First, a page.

33 Weeks Pregnant
At 33 weeks pregnant, your weight gain may increase.
Don’t try to cut back, just make sure you have a balanced diet – your baby’s growth spurt will last the rest of your pregnancy, so you will need extra calories for energy.
Now that you are in week 33 of your pregnancy, your baby may have moved into a head-first position, known as cephalic presentation. Not all babies do just yet however, so don’t worry – up to one-third will still do so by week 36. If your baby is in a breech position, i.e. with their bottom or feet facing downwards in the uterus, your midwife or doctor will monitor you in the coming weeks.
You’ve got a million things to think about and prepare for before your baby arrives, from cots and buggies to nappies and vests – but have you thought about your birth preferences? Birth preferences can help you have the best possible birth and, while it is not a contract or guarantee that everything will happen perfectly, eumom pregnancy & birth expert Tracy Donegan finds them a flexible communication tool.
Have you considered hypnobirthing?
The idea of giving birth is both exciting and intimidating for moms-to-be, especially those who are nearing their due date. For some women, this can cause severe anxiety or even panic. While there is no way around the issue, there are methods that can be used to calm fears and relax, reduce the need for medical intervention, and make the whole experience of labour less stressful – one such option is hypnobirthing, which many moms find successful. Hypnosis has long been used to eliminate fear and pain – so using it during labour makes perfect sense.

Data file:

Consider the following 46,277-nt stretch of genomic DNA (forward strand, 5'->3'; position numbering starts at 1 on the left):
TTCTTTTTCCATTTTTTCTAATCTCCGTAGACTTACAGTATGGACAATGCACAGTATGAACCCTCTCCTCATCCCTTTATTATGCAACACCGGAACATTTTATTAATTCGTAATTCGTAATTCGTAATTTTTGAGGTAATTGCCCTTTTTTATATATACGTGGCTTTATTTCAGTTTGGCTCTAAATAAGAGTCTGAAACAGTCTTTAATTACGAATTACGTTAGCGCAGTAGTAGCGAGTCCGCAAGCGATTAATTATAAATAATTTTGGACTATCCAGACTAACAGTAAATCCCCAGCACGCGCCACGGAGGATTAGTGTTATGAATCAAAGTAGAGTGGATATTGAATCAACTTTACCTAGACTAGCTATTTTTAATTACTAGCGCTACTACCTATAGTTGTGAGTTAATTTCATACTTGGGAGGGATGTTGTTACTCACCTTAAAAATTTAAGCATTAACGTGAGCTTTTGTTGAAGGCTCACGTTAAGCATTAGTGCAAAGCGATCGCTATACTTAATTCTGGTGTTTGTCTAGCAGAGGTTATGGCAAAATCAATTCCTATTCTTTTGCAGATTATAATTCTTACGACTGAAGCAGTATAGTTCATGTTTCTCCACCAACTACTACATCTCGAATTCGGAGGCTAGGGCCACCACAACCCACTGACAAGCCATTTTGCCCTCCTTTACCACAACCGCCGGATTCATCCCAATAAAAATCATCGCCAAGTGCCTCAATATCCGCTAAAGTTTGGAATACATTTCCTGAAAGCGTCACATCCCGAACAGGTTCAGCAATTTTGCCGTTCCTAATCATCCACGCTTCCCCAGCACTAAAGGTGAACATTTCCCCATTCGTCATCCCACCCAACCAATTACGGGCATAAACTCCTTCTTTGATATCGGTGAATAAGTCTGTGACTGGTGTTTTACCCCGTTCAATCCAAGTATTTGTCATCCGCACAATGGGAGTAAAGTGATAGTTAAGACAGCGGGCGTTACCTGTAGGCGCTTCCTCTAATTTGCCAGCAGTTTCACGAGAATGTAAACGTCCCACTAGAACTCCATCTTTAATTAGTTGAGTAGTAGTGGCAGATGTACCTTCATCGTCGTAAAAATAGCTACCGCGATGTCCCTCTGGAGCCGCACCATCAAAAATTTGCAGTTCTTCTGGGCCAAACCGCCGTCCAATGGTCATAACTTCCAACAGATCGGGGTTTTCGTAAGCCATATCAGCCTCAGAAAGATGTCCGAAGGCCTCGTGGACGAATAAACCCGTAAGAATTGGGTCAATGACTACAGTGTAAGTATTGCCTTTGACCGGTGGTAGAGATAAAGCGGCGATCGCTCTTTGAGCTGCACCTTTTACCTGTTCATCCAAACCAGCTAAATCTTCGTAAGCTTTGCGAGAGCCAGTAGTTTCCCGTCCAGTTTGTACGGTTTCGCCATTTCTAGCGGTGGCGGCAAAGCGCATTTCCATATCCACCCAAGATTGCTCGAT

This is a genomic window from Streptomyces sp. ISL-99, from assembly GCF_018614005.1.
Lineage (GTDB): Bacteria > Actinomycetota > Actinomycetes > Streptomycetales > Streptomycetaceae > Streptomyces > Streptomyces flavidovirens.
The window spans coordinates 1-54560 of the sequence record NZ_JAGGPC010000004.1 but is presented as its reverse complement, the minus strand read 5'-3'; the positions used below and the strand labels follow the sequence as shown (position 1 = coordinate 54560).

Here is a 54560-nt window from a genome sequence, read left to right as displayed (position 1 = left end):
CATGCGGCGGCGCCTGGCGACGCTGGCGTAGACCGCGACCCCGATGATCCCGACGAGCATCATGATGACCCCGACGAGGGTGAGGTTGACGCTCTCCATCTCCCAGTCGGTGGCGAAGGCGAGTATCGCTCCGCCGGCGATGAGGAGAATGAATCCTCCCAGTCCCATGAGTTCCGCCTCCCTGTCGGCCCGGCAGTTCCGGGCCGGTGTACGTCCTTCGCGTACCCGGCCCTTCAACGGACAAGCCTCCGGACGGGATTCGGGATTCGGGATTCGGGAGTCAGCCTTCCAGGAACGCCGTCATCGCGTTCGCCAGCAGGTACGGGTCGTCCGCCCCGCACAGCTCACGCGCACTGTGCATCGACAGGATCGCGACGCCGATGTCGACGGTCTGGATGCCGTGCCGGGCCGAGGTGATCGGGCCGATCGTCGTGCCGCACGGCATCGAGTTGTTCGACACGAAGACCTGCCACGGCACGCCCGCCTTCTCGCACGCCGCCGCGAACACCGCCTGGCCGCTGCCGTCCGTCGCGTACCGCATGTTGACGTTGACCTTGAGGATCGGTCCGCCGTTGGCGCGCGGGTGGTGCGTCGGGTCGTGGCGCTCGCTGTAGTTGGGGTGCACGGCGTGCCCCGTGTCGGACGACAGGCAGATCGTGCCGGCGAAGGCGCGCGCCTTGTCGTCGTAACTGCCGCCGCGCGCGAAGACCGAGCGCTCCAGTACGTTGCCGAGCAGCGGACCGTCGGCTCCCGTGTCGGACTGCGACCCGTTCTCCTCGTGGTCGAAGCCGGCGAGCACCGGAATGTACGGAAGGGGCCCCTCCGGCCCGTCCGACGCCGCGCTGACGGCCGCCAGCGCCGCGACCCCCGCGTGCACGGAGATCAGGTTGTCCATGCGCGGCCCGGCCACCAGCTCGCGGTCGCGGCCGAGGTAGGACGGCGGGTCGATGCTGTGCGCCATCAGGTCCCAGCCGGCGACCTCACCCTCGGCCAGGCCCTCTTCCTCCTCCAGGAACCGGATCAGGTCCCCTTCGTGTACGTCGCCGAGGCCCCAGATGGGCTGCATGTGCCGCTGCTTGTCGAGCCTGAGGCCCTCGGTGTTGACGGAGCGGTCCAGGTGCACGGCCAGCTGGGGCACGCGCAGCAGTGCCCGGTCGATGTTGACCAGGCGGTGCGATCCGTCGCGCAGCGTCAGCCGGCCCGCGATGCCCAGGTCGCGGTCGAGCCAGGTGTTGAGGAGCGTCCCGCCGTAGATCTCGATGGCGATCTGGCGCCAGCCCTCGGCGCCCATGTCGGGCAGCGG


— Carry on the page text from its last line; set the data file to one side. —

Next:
Have you suddenly started to feel down, but don’t know why? Pregnancy is a time of change, not just physically but also emotionally, which is why your emotional health needs looking after too. Depression during pregnancy is very common, especially in the third trimester and is thought to affect around one in 10 women. Speak to your midwife or doctor if things are getting too much and you don’t think you can cope – you are not alone.
Speak to your midwife or doctor if things are getting too much and you don’t think you can cope – you are not alone.